Particle Deposition

The site and quantity of particle deposition in the respiratory tract depend mainly on particle size but are also affected by respiratory pattern and airway pathology. Understanding the terminology of particle deposition is essential. Deposition is the capture of particles on a surface. Some inhaled particles are deposited by the respiratory epithelium, and others are exhaled. Clearance is the removal of any deposited particles by any process and is not a major topic of this discussion, although it may be important for the efficacy of inhaled medications. Total deposition is the difference between the inhaled and exhaled mass of the substance of interest. Regional deposition defines mass in various anatomic levels in the respiratory tract [5]. Regions are defined as (1) the nasopharyngeal region, which is from the nose to the vocal cords, (2) the tracheobronchial region (tracheobronchial), from the vocal cords to and including terminal bronchioles (generations 0-17), and pulmonary region (pulmonary), from and including respiratory bronchioles to distal alveoli [5]. Throughout this chapter, these abbreviations are used to refer to these regions. Note that the Task Group model is a nasal inhalation model and is not representative of mouth inhalation. For some aspects of discussion, the tracheobronchial region may be considered in two parts, large airways (trachea through subsegmental airways) and small airways (generations 6-17). Deposition can also be considered on the basis of deposition per airway generation and deposition per unit surface area.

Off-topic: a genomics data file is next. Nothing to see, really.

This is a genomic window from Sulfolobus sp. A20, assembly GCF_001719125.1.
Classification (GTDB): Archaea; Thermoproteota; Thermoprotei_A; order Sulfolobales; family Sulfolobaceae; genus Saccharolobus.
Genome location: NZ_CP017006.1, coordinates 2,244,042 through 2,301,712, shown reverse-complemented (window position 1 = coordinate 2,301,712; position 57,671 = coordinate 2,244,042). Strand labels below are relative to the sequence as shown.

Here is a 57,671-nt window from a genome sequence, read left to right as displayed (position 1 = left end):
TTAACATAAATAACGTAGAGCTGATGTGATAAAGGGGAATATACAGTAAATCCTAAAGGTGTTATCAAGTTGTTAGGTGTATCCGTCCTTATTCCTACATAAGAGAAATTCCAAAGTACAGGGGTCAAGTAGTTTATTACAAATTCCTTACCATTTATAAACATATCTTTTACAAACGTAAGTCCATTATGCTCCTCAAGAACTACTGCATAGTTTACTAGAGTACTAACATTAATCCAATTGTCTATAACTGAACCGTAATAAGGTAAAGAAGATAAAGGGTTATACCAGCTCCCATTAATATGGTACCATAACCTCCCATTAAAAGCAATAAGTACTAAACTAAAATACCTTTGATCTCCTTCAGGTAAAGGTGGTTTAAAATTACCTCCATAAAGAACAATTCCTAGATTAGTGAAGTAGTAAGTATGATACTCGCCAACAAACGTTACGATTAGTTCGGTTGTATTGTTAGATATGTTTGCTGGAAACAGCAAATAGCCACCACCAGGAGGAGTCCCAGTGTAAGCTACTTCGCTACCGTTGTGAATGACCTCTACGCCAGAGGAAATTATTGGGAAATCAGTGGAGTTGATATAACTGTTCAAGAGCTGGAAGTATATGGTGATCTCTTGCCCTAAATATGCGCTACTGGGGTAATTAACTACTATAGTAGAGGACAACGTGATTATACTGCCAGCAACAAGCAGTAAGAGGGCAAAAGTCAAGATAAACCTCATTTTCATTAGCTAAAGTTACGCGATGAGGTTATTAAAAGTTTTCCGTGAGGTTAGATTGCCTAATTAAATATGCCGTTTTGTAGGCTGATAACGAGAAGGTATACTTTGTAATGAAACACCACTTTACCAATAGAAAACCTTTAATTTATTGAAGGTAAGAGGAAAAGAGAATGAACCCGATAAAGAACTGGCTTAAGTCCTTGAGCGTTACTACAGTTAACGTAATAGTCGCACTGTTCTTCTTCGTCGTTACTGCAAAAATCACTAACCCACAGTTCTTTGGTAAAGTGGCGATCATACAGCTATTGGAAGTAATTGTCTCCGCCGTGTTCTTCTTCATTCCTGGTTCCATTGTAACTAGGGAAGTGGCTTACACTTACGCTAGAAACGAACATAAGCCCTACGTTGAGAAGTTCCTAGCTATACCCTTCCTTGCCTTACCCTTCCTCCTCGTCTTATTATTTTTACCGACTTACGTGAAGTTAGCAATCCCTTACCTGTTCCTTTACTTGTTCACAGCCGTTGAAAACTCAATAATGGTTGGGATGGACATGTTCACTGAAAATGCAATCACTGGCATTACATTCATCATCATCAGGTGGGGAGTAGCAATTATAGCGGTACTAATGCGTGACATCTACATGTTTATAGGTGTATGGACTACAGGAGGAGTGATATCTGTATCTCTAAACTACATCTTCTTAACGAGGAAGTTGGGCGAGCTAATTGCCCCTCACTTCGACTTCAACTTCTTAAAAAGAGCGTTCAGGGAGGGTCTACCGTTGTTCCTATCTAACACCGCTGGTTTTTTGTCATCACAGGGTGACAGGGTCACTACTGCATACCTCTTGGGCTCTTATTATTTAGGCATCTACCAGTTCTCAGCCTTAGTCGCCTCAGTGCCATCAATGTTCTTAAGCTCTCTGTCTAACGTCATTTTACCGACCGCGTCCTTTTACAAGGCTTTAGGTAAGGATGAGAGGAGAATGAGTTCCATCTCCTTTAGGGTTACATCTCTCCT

Surface Area Concentration

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Diabetes 2

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